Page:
So far I have written about food, transportation, family, community and we even heard from Linda Woodrow about the Cuban Special period and how they handled energy descent. One of the few things I have left out are ways to retrofit the suburbs, or more specifically a suburban home to prepare for energy descent, and in many ways, help mitigate climate change.
Lets start with the basic inputs into an average suburban home. These are the utilities that service the home for instance Electricity, natural gas, water, telecommunications, food and fuel.
The outputs are waste (organic and inorganic) in the form of sewage, garbage, green waste, storm water and greenhouse gasses.
As fuel costs begin to cripple the global economy along with increasing financial pressure on governments to repair damage after climate chaos events (i.e. Flood levy), these inputs and outputs within our suburban landscape will rise in cost (everything has a cost) and in some circumstances may cease altogether either sporadically or completely. How do we prepare for the loss or disruption of these utilities? Well it just so happens that I have already written about preparing for one off climate or civil disturbance events in the Be Prepared Challenge. All of the advice given there still rings true when preparing for energy descent, but only in the initial stages.
You will need to plan for the longer term. By starting now there are advantages like lower costs (materials will rise in cost), current abundance of materials, and youthful exuberance (however you are only as young as you feel). So lets go through the list of utilities and have a think about what we can do for the longer term to make life as sustainable and comfortable as we can under the circumstances. Before I do though, be clearly aware that a massive reduction from present day consumption levels is not only going to be necessary due to rising costs and scarcity, it will probably be forced upon us. Think of rationing in Allied nations during WWII, but without end.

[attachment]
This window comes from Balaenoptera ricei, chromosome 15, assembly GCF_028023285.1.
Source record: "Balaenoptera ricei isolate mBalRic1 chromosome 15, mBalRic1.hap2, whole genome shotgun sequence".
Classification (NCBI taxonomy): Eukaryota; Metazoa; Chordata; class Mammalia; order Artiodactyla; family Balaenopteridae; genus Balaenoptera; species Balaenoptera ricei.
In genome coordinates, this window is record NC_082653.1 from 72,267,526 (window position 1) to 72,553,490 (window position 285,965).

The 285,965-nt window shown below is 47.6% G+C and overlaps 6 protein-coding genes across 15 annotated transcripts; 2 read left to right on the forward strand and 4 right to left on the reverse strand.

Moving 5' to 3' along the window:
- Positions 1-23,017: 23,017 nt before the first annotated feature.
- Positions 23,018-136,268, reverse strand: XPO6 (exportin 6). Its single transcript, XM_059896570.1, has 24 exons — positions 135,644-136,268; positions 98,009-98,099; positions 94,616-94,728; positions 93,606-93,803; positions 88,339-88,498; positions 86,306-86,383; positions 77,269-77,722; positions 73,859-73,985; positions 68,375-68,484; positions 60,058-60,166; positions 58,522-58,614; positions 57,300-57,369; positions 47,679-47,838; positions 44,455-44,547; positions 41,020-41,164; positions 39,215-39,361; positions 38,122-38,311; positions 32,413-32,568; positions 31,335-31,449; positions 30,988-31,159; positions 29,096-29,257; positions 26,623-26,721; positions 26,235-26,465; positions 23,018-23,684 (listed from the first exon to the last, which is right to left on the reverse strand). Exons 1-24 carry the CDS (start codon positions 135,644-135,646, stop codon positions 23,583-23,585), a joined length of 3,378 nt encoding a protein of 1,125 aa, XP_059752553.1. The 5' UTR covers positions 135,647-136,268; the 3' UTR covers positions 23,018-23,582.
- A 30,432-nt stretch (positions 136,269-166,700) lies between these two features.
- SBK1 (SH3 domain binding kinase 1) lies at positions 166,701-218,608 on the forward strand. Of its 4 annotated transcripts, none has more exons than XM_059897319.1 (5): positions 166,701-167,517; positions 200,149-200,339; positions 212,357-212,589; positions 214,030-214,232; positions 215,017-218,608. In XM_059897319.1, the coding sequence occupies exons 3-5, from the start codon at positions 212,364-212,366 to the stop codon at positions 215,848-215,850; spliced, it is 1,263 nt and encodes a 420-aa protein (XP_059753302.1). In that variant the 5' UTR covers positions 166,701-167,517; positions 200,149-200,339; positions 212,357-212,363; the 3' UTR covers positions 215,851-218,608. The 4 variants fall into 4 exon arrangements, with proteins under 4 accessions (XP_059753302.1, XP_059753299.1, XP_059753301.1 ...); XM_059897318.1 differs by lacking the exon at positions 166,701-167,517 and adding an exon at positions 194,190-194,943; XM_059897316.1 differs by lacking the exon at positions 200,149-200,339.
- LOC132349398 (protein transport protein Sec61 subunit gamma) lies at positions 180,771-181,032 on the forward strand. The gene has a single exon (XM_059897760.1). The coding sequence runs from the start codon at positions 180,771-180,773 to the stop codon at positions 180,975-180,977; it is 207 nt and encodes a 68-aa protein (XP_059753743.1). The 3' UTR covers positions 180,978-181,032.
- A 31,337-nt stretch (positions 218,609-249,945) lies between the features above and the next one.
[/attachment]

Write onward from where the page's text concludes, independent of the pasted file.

- Electricity: There are a few options. If the grid remains stable, then we will be asked to ration electricity. It maybe unreliable, and we will have to find alternatives to modern day conveniences. Think of all the things you use electricity for now, and try and find other ways to do them. Alternatively you can prepare by installing an off-grid renewable energy system. Wind and Solar PV are probably the most effective in the suburban environment. At the moment, costs are reasonable for this type of retrofit, but prices will sky rocket when components for these systems become scarce. As for maintenance, we better learn to do it ourselves or do without.